New Zealand will of course be well placed to engage with Europe on wine trade issues in any future FTA negotiation thanks to the introduction at the start of this month of a Bill into Parliament that will – at long last! – enable geographical indicators for wines and spirits to be registered in New Zealand, and will in turn allow exporters to protect our premium brand from misappropriation or misuse, and to secure market access in some regions.
An FTA should also help to deepen the cooperative and mutually-beneficial relationships that are becoming established between our two wine sectors – just look at the European investment to date in the New Zealand wine industry, and the cross-fertilisation of people and ideas between Europe and New Zealand since the earliest establishment of wine grapes in this country by European settlers.
There is a long road ahead to turn this political announcement in principle to an actual negotiation and an outcome that is, once again, “high quality, ambitious and comprehensive”, but the way ahead is clearly signposted and there should be interest in the wine industry in following that road.
I’d like to finish by touching briefly on another major trade effort – one that began with such vision, ambition and determination as the world reeled from the tragedy of 9/11, but has sadly had a very rough journey over the last 15 years.
I am talking, of course, about the WTO Doha Round.
I will not dwell on the broader prospects for Doha, which frankly are not good.
But there is a reasonable chance that one of the deliverables of the WTO Ministerial Meeting scheduled to take place in Nairobi in the middle of December will at long last be an end-date for export subsidies – those most noxious of all trade-distorting measures.
Europe is entitled under current WTO rules to outlay 42.9 million euros each year in so-called “export refunds”, to subsidise up to 680 million litres of wine.
Over recent decades, subsidised European wine has accounted for between 10 and 20 percent of EU exports and theoretically could have been even higher had Europe used the full extent of its allowance.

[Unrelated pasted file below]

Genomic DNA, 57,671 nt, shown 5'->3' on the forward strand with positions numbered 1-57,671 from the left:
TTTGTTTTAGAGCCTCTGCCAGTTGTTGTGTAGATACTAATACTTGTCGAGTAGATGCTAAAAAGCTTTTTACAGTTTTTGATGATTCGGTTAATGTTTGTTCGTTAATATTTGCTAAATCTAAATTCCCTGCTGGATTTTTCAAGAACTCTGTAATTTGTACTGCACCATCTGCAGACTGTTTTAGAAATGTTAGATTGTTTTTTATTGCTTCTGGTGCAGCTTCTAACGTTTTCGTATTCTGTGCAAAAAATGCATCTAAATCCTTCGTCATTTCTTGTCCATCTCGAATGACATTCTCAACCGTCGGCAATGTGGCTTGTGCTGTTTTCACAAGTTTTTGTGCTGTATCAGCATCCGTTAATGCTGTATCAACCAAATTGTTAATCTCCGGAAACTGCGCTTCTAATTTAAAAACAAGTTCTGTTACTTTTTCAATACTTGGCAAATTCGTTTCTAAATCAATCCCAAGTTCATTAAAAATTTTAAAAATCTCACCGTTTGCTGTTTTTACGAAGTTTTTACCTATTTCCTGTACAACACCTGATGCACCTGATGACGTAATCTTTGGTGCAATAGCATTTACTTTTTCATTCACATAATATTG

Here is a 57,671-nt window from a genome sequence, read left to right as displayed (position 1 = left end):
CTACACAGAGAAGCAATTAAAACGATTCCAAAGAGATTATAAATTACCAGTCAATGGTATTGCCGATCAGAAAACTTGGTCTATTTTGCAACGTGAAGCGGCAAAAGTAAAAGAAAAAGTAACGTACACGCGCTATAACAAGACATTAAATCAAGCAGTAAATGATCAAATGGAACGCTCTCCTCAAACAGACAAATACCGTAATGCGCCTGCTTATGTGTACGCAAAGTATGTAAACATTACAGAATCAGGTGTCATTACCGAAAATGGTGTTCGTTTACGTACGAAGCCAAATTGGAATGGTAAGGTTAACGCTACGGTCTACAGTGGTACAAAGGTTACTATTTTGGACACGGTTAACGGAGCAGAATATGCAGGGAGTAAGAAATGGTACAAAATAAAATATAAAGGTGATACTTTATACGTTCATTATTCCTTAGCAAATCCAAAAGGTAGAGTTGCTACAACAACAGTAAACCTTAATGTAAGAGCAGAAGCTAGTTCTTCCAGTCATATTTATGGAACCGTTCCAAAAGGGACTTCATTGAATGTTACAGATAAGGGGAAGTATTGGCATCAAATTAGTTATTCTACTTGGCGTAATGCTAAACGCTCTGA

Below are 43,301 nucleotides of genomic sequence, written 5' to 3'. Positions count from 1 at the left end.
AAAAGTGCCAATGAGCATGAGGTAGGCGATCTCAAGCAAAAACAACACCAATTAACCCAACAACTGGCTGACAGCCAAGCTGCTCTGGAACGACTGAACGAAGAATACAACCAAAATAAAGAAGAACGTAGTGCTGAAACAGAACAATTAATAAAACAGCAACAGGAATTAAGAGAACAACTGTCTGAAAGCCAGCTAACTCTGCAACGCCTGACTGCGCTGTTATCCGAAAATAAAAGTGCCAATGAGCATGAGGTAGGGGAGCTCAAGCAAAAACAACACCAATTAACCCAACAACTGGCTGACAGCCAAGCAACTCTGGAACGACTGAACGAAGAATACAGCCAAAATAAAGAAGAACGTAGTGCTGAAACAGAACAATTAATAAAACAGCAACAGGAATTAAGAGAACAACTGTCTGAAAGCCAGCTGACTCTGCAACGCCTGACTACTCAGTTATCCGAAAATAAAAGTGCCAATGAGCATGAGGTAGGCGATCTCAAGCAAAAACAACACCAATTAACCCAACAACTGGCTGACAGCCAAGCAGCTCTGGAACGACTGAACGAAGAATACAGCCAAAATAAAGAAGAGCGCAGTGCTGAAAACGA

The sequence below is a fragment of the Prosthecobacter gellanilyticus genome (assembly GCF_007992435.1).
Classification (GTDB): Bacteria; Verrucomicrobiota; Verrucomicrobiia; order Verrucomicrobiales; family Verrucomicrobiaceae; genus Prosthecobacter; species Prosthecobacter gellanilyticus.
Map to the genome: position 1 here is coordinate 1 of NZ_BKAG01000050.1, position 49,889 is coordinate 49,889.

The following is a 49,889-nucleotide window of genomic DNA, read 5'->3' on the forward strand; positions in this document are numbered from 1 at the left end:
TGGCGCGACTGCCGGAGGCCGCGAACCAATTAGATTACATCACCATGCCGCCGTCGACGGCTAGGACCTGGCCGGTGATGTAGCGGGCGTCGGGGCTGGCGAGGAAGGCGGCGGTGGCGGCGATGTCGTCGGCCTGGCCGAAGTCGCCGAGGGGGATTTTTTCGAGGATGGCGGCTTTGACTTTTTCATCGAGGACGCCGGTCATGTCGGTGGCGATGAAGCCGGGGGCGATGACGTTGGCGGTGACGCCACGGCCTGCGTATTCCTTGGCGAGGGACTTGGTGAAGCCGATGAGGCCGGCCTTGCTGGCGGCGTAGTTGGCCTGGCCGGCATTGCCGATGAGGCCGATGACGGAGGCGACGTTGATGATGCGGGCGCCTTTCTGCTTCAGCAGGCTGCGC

Export subsidies undermine competitive exporters like New Zealand even in markets where we may have preferential access thanks to an FTA.
So if we were indeed able to secure an end to export subsidies at Nairobi, that would be a great day for the New Zealand wine industry as well as the global trading system more broadly.
An agreement to re-energise the Doha process so we could start once again to negotiate these issues in a multilateral context would be even better.
Governments negotiate trade agreements to secure advantage – advantage for their businesses, consumers and economies as a whole.
That advantage can only be secured by business taking steps to go through the new doors that have been opened and to benefit from the new rules put in place.
Despite its contradictions, TPP remains a singular achievement and one, which will have profound impacts on the region’s economy as markets and investment flows react to the increasing economic integration TPP promotes.
Likewise an FTA with Europe has the potential to set new benchmarks for a modern trading relationship.
TPP will need ongoing strong support from business leaders both to help the public understand the benefits especially during the ratification process and to turn the final agreement once entered into force into economic and commercial success.
Likewise any new negotiation we enter into with Europe will need strong support from the business community, including the wine industry.
We need collectively to take every step to advocate for both of these agreements and the New Zealand business sector’s uptake of them, as we go through the processes of negotiation, ratification and implementation.
Twenty years after the WTO was formed, over 30 years after New Zealand struck its first FTA, with Australia, advocates of more open trade sadly remain small in number.
For these important initiatives to advance, we need all the friends we can get.